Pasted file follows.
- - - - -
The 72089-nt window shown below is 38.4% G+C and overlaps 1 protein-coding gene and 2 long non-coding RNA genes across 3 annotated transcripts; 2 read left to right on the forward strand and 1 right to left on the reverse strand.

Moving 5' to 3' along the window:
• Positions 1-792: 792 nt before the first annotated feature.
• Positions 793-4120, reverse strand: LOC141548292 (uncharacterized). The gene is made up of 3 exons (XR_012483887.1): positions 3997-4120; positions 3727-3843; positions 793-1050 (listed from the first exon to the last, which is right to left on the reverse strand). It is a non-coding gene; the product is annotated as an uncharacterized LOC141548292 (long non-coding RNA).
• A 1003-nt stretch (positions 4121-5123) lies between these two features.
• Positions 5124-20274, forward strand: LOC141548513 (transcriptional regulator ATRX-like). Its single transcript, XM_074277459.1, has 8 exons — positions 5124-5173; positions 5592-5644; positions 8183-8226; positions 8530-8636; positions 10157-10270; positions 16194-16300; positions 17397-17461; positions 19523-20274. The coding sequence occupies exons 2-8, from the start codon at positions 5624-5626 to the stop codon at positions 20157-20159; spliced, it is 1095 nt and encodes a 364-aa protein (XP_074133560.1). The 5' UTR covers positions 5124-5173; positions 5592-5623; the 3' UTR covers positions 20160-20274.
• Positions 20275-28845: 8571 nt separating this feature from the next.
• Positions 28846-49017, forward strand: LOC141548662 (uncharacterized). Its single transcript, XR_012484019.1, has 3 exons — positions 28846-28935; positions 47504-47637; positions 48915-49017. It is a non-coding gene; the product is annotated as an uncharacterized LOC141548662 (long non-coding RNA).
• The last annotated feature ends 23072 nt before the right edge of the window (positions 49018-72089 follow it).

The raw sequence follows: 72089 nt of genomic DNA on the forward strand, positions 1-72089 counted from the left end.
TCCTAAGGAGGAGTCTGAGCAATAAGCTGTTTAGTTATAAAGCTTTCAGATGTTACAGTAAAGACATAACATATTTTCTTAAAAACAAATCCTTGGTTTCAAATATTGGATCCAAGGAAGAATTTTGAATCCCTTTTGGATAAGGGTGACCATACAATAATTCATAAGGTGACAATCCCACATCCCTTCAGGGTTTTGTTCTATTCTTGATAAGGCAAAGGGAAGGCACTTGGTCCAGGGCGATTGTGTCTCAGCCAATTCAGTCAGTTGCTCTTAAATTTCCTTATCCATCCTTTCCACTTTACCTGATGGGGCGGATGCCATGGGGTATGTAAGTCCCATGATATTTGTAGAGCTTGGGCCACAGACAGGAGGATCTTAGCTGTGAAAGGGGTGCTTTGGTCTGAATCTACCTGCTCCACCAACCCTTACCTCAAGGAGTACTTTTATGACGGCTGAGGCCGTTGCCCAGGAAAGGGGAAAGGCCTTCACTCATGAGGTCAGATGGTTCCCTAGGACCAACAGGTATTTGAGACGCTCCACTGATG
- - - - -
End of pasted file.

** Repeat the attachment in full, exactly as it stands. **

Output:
The 72089-nt window shown below is 38.4% G+C and overlaps 1 protein-coding gene and 2 long non-coding RNA genes across 3 annotated transcripts; 2 read left to right on the forward strand and 1 right to left on the reverse strand.

Moving 5' to 3' along the window:
• Positions 1-792: 792 nt before the first annotated feature.
• Positions 793-4120, reverse strand: LOC141548292 (uncharacterized). The gene is made up of 3 exons (XR_012483887.1): positions 3997-4120; positions 3727-3843; positions 793-1050 (listed from the first exon to the last, which is right to left on the reverse strand). It is a non-coding gene; the product is annotated as an uncharacterized LOC141548292 (long non-coding RNA).
• A 1003-nt stretch (positions 4121-5123) lies between these two features.
• Positions 5124-20274, forward strand: LOC141548513 (transcriptional regulator ATRX-like). Its single transcript, XM_074277459.1, has 8 exons — positions 5124-5173; positions 5592-5644; positions 8183-8226; positions 8530-8636; positions 10157-10270; positions 16194-16300; positions 17397-17461; positions 19523-20274. The coding sequence occupies exons 2-8, from the start codon at positions 5624-5626 to the stop codon at positions 20157-20159; spliced, it is 1095 nt and encodes a 364-aa protein (XP_074133560.1). The 5' UTR covers positions 5124-5173; positions 5592-5623; the 3' UTR covers positions 20160-20274.
• Positions 20275-28845: 8571 nt separating this feature from the next.
• Positions 28846-49017, forward strand: LOC141548662 (uncharacterized). Its single transcript, XR_012484019.1, has 3 exons — positions 28846-28935; positions 47504-47637; positions 48915-49017. It is a non-coding gene; the product is annotated as an uncharacterized LOC141548662 (long non-coding RNA).
• The last annotated feature ends 23072 nt before the right edge of the window (positions 49018-72089 follow it).

The raw sequence follows: 72089 nt of genomic DNA on the forward strand, positions 1-72089 counted from the left end.
TCCTAAGGAGGAGTCTGAGCAATAAGCTGTTTAGTTATAAAGCTTTCAGATGTTACAGTAAAGACATAACATATTTTCTTAAAAACAAATCCTTGGTTTCAAATATTGGATCCAAGGAAGAATTTTGAATCCCTTTTGGATAAGGGTGACCATACAATAATTCATAAGGTGACAATCCCACATCCCTTCAGGGTTTTGTTCTATTCTTGATAAGGCAAAGGGAAGGCACTTGGTCCAGGGCGATTGTGTCTCAGCCAATTCAGTCAGTTGCTCTTAAATTTCCTTATCCATCCTTTCCACTTTACCTGATGGGGCGGATGCCATGGGGTATGTAAGTCCCATGATATTTGTAGAGCTTGGGCCACAGACAGGAGGATCTTAGCTGTGAAAGGGGTGCTTTGGTCTGAATCTACCTGCTCCACCAACCCTTACCTCAAGGAGTACTTTTATGACGGCTGAGGCCGTTGCCCAGGAAAGGGGAAAGGCCTTCACTCATGAGGTCAGATGGTTCCCTAGGACCAACAGGTATTTGAGACGCTCCACTGATG